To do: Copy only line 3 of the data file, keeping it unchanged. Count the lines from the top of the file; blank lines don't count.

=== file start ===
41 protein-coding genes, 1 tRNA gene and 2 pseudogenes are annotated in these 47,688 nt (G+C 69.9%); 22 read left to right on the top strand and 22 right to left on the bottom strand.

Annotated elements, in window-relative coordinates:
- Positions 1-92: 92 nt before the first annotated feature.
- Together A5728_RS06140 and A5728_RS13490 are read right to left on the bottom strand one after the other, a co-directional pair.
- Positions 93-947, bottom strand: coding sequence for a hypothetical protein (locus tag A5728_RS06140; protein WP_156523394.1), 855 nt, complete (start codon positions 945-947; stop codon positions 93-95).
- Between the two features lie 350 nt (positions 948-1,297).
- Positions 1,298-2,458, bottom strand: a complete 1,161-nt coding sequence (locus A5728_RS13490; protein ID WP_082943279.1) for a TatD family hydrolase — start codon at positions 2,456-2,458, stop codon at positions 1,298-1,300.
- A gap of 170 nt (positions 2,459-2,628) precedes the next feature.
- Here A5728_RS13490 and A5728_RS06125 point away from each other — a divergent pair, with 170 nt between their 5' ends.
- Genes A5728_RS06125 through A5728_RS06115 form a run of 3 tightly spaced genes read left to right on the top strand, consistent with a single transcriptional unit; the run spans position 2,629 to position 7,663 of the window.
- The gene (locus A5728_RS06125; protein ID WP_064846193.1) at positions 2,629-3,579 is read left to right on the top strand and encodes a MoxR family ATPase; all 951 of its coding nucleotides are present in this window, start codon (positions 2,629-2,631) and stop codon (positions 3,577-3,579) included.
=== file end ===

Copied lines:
- Positions 1-92: 92 nt before the first annotated feature.